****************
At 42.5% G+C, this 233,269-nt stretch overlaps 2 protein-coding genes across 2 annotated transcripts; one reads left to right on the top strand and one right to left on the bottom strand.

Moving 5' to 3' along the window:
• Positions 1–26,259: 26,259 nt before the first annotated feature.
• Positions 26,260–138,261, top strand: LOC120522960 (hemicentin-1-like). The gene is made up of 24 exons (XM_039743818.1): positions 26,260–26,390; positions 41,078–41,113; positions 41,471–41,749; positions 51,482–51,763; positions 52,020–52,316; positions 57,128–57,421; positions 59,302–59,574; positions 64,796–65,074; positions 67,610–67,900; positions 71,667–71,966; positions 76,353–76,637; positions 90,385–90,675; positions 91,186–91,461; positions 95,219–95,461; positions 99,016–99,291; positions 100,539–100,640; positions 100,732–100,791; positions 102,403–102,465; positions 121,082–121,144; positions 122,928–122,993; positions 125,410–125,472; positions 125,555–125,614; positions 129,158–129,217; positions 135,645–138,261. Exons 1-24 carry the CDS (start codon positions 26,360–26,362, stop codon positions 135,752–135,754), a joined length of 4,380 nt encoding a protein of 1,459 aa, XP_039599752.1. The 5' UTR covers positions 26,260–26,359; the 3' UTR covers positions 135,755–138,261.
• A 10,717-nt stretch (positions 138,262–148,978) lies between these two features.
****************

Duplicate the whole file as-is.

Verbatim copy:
At 42.5% G+C, this 233,269-nt stretch overlaps 2 protein-coding genes across 2 annotated transcripts; one reads left to right on the top strand and one right to left on the bottom strand.

Moving 5' to 3' along the window:
• Positions 1–26,259: 26,259 nt before the first annotated feature.
• Positions 26,260–138,261, top strand: LOC120522960 (hemicentin-1-like). The gene is made up of 24 exons (XM_039743818.1): positions 26,260–26,390; positions 41,078–41,113; positions 41,471–41,749; positions 51,482–51,763; positions 52,020–52,316; positions 57,128–57,421; positions 59,302–59,574; positions 64,796–65,074; positions 67,610–67,900; positions 71,667–71,966; positions 76,353–76,637; positions 90,385–90,675; positions 91,186–91,461; positions 95,219–95,461; positions 99,016–99,291; positions 100,539–100,640; positions 100,732–100,791; positions 102,403–102,465; positions 121,082–121,144; positions 122,928–122,993; positions 125,410–125,472; positions 125,555–125,614; positions 129,158–129,217; positions 135,645–138,261. Exons 1-24 carry the CDS (start codon positions 26,360–26,362, stop codon positions 135,752–135,754), a joined length of 4,380 nt encoding a protein of 1,459 aa, XP_039599752.1. The 5' UTR covers positions 26,260–26,359; the 3' UTR covers positions 135,755–138,261.
• A 10,717-nt stretch (positions 138,262–148,978) lies between these two features.